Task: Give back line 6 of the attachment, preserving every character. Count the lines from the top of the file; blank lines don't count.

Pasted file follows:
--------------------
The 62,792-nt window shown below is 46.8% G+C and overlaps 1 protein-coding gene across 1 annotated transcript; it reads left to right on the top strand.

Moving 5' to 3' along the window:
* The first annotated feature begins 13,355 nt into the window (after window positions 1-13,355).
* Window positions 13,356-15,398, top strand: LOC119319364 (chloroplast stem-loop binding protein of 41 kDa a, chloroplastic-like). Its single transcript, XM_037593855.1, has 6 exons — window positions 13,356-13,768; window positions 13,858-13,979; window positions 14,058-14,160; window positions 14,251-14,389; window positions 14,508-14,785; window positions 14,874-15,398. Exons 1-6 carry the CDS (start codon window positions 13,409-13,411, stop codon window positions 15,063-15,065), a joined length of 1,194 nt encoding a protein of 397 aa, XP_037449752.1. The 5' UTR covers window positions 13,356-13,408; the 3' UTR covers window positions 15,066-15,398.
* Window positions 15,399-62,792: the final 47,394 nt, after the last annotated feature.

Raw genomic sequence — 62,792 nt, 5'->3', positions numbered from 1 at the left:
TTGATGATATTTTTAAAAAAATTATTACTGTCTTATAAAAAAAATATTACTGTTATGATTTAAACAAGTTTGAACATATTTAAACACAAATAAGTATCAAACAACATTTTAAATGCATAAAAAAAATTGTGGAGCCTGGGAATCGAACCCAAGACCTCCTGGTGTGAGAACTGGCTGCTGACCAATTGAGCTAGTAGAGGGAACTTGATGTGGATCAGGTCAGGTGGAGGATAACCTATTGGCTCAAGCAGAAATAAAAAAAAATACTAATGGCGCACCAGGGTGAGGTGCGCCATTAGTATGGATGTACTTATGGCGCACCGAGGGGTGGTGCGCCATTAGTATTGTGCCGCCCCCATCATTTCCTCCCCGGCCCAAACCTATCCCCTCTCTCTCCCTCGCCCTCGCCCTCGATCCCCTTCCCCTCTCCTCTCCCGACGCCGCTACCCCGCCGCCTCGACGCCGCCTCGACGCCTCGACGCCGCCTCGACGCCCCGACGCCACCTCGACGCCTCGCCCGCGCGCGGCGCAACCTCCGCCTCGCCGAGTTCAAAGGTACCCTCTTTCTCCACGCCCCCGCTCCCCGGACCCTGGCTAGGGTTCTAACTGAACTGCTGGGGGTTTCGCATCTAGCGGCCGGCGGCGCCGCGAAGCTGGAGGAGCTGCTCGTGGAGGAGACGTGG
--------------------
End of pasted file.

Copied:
Raw genomic sequence — 62,792 nt, 5'->3', positions numbered from 1 at the left: